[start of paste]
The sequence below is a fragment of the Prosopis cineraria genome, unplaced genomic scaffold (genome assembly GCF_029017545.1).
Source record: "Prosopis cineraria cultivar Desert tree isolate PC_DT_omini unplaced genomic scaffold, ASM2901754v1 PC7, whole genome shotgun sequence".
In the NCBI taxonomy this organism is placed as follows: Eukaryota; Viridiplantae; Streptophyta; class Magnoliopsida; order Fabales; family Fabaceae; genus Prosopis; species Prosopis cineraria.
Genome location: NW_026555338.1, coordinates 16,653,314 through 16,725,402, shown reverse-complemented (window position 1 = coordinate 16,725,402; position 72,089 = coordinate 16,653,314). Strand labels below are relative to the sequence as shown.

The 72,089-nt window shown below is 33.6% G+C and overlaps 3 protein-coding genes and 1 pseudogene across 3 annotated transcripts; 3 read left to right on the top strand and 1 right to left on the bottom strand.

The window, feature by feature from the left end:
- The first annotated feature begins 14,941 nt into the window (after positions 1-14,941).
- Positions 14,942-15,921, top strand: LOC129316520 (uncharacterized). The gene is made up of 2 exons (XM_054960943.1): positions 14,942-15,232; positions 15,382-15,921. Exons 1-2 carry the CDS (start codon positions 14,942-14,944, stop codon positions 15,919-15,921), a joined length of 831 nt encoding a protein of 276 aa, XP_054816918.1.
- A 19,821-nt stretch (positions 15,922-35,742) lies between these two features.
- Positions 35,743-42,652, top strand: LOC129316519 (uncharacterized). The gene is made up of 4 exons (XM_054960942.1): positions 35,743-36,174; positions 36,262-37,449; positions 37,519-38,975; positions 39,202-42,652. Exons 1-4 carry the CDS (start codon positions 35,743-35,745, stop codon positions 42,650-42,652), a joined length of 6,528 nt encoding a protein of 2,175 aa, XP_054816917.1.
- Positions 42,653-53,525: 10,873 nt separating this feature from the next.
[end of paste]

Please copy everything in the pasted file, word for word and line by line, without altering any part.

The sequence below is a fragment of the Prosopis cineraria genome, unplaced genomic scaffold (genome assembly GCF_029017545.1).
Source record: "Prosopis cineraria cultivar Desert tree isolate PC_DT_omini unplaced genomic scaffold, ASM2901754v1 PC7, whole genome shotgun sequence".
In the NCBI taxonomy this organism is placed as follows: Eukaryota; Viridiplantae; Streptophyta; class Magnoliopsida; order Fabales; family Fabaceae; genus Prosopis; species Prosopis cineraria.
Genome location: NW_026555338.1, coordinates 16,653,314 through 16,725,402, shown reverse-complemented (window position 1 = coordinate 16,725,402; position 72,089 = coordinate 16,653,314). Strand labels below are relative to the sequence as shown.

The 72,089-nt window shown below is 33.6% G+C and overlaps 3 protein-coding genes and 1 pseudogene across 3 annotated transcripts; 3 read left to right on the top strand and 1 right to left on the bottom strand.

The window, feature by feature from the left end:
- The first annotated feature begins 14,941 nt into the window (after positions 1-14,941).
- Positions 14,942-15,921, top strand: LOC129316520 (uncharacterized). The gene is made up of 2 exons (XM_054960943.1): positions 14,942-15,232; positions 15,382-15,921. Exons 1-2 carry the CDS (start codon positions 14,942-14,944, stop codon positions 15,919-15,921), a joined length of 831 nt encoding a protein of 276 aa, XP_054816918.1.
- A 19,821-nt stretch (positions 15,922-35,742) lies between these two features.
- Positions 35,743-42,652, top strand: LOC129316519 (uncharacterized). The gene is made up of 4 exons (XM_054960942.1): positions 35,743-36,174; positions 36,262-37,449; positions 37,519-38,975; positions 39,202-42,652. Exons 1-4 carry the CDS (start codon positions 35,743-35,745, stop codon positions 42,650-42,652), a joined length of 6,528 nt encoding a protein of 2,175 aa, XP_054816917.1.
- Positions 42,653-53,525: 10,873 nt separating this feature from the next.